865 F.2d 162
63 A.F.T.R.2d 89-1509, 89-1 USTC P 13,790
ESTATE OF Leander NEISEN, Deceased, Elizabeth Neisen,
Personal Representative, Appellee,
COMMISSIONER OF INTERNAL REVENUE, Appellant.
United States Court of Appeals,
Submitted Nov. 14, 1988.
Decided Dec. 1, 1988.
Gary R. Allen, William S. Rose, Jr. and Richard Farber, Washington, D.C., for appellant.
James O. Ramstad, Detroit Lakes, Minn., and Juan D. Keller, St. Louis, Mo., for appellee.
Before HEANEY and BEAM, Circuit Judges, and LARSON,* Senior District Judge.
The Commissioner of Internal Revenue appeals the decision of the Tax Court allowing Neisen's estate to claim an unlimited marital estate tax deduction under section 2056 of the Internal Revenue Code, 26 U.S.C. Sec. 2056 (1954 & Supp.1988). We affirm.
Leander Neisen died testate on April 20, 1982. His will, executed in 1980, contains a standard marital deduction provision, which provides in pertinent part:
If my wife, ELIZABETH NEISEN, shall survive me, I give her, absolutely and forever, that amount which is the minimum necessary to secure the lesser of (a) the maximum marital deduction allowable for federal estate tax purposes and (b) the minimum marital deduction which, after taking into account the unified credit available to my estate for federal estate tax purposes, will result in no federal estate tax * * *.
The issue before this Court is whether this provision constitutes a maximum marital deduction clause under the transitional rule of section 403(e)(3) of the Economic Recovery Tax Act of 1981, Pub.L. 97-34, 1981 U.S.Code Cong. & Ad.News (95 Stat.) 305 (codified as amended in note to 26 U.S.C. Sec. 2056) (Supp.1988)), thereby precluding Neisen's estate from qualifying for an unlimited marital deduction under section 2056.
Under section 2056(c), in effect at the time the will was executed, the maximum marital deduction was limited to the greater of $250,000 or 50 percent of the value of the adjusted gross estate. Section 403(a)(1)(A) of the Economic Recovery Tax Act of 1981 repealed this limit and permitted an unlimited marital deduction for the estates of persons dying after December 31, 1981. Congress also enacted a transitional rule which provides in pertinent part:
(A) the decedent dies after December 31, 1981,
(B) by reason of the death of the decedent property passes from the decedent or is acquired from the decedent under a will executed before the date which is 30 days after the date of the enactment of this Act, ... which contains a formula expressly providing that the spouse is to receive the maximum amount of property qualifying for the marital deduction allowable by Federal law,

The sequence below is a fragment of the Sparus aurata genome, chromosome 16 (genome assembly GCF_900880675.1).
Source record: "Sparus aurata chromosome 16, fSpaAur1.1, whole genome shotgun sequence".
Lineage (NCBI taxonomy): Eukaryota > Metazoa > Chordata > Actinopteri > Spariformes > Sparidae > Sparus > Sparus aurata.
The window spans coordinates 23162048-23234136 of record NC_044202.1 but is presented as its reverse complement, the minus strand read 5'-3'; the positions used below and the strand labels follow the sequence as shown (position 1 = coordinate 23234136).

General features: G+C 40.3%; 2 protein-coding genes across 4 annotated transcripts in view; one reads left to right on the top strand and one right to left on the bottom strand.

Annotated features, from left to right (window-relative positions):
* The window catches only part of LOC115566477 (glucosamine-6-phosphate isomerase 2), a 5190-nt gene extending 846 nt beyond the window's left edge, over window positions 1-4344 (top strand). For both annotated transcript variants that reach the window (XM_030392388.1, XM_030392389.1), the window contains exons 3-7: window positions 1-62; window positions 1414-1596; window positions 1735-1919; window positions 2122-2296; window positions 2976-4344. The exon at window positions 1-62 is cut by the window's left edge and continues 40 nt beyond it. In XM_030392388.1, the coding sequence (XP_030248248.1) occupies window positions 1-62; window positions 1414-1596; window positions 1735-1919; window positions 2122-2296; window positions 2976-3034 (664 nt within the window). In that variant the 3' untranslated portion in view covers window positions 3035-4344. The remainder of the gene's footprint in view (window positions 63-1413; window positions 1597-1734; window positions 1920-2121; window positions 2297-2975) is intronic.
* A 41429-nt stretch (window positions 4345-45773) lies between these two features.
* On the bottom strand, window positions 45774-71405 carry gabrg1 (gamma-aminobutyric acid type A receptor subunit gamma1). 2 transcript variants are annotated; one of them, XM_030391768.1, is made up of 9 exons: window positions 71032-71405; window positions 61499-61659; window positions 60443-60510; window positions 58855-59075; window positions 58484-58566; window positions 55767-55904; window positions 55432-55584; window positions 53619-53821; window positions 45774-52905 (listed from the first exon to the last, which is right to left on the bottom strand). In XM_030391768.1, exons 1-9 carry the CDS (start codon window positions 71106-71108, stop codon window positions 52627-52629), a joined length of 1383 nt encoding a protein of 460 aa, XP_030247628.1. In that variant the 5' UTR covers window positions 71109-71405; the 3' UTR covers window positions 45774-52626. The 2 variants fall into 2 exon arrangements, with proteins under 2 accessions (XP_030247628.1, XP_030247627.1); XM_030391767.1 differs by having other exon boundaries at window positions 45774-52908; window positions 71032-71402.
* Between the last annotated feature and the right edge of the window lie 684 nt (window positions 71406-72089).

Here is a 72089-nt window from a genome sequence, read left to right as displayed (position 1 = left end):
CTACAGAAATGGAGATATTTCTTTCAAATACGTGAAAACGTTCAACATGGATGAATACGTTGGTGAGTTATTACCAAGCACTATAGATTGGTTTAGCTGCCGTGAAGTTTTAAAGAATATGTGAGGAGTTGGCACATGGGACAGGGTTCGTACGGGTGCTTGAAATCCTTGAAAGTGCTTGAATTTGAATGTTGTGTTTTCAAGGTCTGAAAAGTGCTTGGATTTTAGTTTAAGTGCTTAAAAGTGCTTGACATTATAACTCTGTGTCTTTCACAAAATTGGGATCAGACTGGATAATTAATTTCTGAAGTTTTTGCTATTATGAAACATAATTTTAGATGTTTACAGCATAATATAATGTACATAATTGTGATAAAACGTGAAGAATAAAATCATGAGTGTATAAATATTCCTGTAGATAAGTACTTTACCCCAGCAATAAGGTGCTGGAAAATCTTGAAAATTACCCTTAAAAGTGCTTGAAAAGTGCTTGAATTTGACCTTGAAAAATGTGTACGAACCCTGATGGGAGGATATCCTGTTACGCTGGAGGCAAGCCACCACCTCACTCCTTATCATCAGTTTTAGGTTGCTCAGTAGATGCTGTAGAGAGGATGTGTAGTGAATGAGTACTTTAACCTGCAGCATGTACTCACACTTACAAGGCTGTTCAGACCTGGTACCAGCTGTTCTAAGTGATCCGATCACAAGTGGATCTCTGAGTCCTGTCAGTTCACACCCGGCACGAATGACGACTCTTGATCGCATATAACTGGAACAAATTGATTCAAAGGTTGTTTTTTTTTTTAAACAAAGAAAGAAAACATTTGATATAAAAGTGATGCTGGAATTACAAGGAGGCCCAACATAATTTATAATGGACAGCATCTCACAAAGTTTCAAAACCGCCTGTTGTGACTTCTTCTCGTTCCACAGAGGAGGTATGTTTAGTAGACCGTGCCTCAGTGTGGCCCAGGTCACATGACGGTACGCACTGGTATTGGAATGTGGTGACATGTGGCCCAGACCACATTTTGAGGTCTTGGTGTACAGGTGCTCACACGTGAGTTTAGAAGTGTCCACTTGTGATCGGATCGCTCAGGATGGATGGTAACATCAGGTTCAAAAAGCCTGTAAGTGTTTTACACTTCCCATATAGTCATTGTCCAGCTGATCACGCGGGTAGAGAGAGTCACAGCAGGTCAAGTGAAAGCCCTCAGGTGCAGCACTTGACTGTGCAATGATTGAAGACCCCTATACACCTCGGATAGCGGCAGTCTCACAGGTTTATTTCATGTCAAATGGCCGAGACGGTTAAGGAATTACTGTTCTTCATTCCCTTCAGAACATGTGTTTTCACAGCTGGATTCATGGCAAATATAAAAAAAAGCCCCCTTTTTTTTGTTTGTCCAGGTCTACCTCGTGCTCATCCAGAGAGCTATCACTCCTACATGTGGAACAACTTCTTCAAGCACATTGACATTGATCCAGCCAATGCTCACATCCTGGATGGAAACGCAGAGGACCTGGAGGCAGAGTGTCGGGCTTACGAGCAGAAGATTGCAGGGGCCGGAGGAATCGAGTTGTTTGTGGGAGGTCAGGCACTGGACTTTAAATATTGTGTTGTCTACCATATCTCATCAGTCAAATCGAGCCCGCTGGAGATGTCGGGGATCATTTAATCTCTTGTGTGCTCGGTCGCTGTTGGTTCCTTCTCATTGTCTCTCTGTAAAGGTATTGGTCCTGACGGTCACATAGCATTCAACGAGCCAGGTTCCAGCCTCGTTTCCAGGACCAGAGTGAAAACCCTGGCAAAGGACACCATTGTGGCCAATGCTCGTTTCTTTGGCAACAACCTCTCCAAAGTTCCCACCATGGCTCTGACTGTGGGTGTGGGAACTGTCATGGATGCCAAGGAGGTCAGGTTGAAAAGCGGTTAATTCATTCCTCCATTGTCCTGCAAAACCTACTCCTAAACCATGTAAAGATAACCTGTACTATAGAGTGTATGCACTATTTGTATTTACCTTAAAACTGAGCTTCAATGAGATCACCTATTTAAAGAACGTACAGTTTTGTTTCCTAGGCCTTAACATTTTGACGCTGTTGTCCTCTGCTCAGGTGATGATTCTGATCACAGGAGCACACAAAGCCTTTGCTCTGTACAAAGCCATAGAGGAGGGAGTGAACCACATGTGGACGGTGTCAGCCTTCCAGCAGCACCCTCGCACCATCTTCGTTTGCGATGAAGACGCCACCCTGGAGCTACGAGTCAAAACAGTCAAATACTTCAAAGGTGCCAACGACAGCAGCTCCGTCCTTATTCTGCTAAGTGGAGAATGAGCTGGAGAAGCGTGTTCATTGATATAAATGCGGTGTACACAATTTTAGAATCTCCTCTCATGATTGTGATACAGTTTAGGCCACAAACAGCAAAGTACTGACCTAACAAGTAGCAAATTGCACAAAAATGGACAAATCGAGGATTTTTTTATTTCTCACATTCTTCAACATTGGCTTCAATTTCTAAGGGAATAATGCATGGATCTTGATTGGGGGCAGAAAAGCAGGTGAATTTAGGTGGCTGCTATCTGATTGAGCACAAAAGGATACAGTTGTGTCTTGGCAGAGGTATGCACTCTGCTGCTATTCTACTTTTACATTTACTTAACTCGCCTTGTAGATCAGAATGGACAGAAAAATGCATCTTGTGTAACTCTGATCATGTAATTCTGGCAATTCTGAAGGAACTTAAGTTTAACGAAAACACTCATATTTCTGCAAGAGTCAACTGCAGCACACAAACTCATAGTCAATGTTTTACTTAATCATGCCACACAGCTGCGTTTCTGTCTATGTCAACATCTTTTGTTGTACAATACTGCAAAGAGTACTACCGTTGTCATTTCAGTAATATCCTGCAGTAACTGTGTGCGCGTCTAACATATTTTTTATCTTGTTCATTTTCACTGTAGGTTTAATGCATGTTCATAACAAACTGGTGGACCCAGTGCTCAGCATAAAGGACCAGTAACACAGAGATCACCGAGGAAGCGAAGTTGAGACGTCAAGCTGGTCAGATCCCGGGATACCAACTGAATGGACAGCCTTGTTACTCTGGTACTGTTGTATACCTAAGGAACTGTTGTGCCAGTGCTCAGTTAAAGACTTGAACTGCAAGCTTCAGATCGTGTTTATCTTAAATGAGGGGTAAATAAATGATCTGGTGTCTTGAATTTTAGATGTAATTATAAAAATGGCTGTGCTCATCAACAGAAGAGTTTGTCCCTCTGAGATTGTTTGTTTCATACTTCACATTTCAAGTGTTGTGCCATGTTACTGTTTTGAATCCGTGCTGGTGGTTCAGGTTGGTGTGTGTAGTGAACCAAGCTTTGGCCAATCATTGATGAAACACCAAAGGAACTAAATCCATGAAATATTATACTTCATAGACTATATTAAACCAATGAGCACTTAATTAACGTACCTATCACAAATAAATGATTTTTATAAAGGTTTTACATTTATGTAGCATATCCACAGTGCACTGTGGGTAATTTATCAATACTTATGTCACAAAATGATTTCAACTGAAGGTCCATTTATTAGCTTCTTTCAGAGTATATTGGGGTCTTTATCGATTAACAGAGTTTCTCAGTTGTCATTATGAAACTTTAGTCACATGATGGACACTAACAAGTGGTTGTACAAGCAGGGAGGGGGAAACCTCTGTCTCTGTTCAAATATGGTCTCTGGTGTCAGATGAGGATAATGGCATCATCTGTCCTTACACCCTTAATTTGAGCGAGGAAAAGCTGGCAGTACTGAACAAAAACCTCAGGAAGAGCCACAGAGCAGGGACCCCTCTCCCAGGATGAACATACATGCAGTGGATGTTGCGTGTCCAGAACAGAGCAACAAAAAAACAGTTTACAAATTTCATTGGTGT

(C) the formula referred to in subparagraph (B) was not amended to refer specifically to an unlimited marital deduction at any time after the date which is 30 days after the date of enactment of this Act, and before the death of the decedent, and
(D) the State does not enact a statute applicable to such estate which construes this type of formula as referring to the marital deduction allowable by Federal law as amended by ... [section 403(a) of ERTA],
then the amendment made by ... [section 403(a) of ERTA] shall not apply to the estate of such decedent.
Economic Recovery Tax Act, Sec. 403(e)(3).
The Commissioner argues that Neisen died after December 31, 1981, his will was executed before that date, Neisen did not amend his will after that date, and the will contains a formula expressly giving Neisen's wife the maximum amount of property for a marital deduction allowable by law. As a result, the Commissioner believes Neisen's estate is limited to a marital deduction 50 percent of the value of the adjusted gross estate.
The Tax Court held, however, that section 403(e)(3) is inapplicable to the facts of this case as Neisen's will does not contain a "maximum marital deduction formula" within the meaning of the transitional rule. After a careful review of the record, we affirm the Tax Court's decision on the basis of its well-reasoned opinion. See 8th Cir.R. 14.
The HONORABLE EARL R. LARSON, United States Senior District Judge for the District of Minnesota, sitting by designation